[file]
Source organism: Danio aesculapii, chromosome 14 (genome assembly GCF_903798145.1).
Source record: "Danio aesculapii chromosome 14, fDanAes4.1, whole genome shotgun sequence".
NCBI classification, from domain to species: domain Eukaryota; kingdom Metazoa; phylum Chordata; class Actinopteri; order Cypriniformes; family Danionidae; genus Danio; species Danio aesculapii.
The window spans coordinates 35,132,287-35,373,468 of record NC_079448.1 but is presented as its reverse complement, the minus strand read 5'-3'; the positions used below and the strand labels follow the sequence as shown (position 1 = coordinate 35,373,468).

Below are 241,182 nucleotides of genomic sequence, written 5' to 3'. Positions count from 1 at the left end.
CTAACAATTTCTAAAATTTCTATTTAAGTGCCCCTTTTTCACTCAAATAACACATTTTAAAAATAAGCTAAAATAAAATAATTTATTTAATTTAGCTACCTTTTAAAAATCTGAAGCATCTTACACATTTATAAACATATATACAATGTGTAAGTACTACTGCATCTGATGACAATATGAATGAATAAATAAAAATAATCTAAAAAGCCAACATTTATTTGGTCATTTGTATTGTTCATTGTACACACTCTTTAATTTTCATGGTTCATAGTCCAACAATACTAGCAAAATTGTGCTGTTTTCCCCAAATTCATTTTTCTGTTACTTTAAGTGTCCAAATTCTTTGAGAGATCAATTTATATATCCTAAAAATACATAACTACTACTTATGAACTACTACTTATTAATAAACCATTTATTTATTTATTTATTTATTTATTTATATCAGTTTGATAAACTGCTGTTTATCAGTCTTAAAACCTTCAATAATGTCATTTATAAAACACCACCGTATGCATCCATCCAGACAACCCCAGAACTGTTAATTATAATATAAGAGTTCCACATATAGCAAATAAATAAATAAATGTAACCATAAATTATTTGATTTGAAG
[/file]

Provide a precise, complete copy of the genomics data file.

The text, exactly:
Source organism: Danio aesculapii, chromosome 14 (genome assembly GCF_903798145.1).
Source record: "Danio aesculapii chromosome 14, fDanAes4.1, whole genome shotgun sequence".
NCBI classification, from domain to species: domain Eukaryota; kingdom Metazoa; phylum Chordata; class Actinopteri; order Cypriniformes; family Danionidae; genus Danio; species Danio aesculapii.
The window spans coordinates 35,132,287-35,373,468 of record NC_079448.1 but is presented as its reverse complement, the minus strand read 5'-3'; the positions used below and the strand labels follow the sequence as shown (position 1 = coordinate 35,373,468).

Below are 241,182 nucleotides of genomic sequence, written 5' to 3'. Positions count from 1 at the left end.
CTAACAATTTCTAAAATTTCTATTTAAGTGCCCCTTTTTCACTCAAATAACACATTTTAAAAATAAGCTAAAATAAAATAATTTATTTAATTTAGCTACCTTTTAAAAATCTGAAGCATCTTACACATTTATAAACATATATACAATGTGTAAGTACTACTGCATCTGATGACAATATGAATGAATAAATAAAAATAATCTAAAAAGCCAACATTTATTTGGTCATTTGTATTGTTCATTGTACACACTCTTTAATTTTCATGGTTCATAGTCCAACAATACTAGCAAAATTGTGCTGTTTTCCCCAAATTCATTTTTCTGTTACTTTAAGTGTCCAAATTCTTTGAGAGATCAATTTATATATCCTAAAAATACATAACTACTACTTATGAACTACTACTTATTAATAAACCATTTATTTATTTATTTATTTATTTATTTATATCAGTTTGATAAACTGCTGTTTATCAGTCTTAAAACCTTCAATAATGTCATTTATAAAACACCACCGTATGCATCCATCCAGACAACCCCAGAACTGTTAATTATAATATAAGAGTTCCACATATAGCAAATAAATAAATAAATGTAACCATAAATTATTTGATTTGAAG